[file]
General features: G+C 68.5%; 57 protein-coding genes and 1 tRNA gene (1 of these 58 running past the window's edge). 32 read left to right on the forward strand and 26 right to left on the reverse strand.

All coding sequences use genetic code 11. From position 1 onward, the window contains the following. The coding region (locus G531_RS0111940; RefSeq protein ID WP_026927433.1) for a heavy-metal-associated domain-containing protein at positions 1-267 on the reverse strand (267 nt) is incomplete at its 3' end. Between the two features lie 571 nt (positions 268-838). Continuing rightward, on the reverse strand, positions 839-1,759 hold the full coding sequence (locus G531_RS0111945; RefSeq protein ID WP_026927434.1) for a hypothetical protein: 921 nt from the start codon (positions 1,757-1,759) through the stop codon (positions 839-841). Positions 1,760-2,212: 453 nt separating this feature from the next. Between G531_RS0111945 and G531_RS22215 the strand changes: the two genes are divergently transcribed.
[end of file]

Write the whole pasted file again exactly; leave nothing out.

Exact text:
General features: G+C 68.5%; 57 protein-coding genes and 1 tRNA gene (1 of these 58 running past the window's edge). 32 read left to right on the forward strand and 26 right to left on the reverse strand.

All coding sequences use genetic code 11. From position 1 onward, the window contains the following. The coding region (locus G531_RS0111940; RefSeq protein ID WP_026927433.1) for a heavy-metal-associated domain-containing protein at positions 1-267 on the reverse strand (267 nt) is incomplete at its 3' end. Between the two features lie 571 nt (positions 268-838). Continuing rightward, on the reverse strand, positions 839-1,759 hold the full coding sequence (locus G531_RS0111945; RefSeq protein ID WP_026927434.1) for a hypothetical protein: 921 nt from the start codon (positions 1,757-1,759) through the stop codon (positions 839-841). Positions 1,760-2,212: 453 nt separating this feature from the next. Between G531_RS0111945 and G531_RS22215 the strand changes: the two genes are divergently transcribed.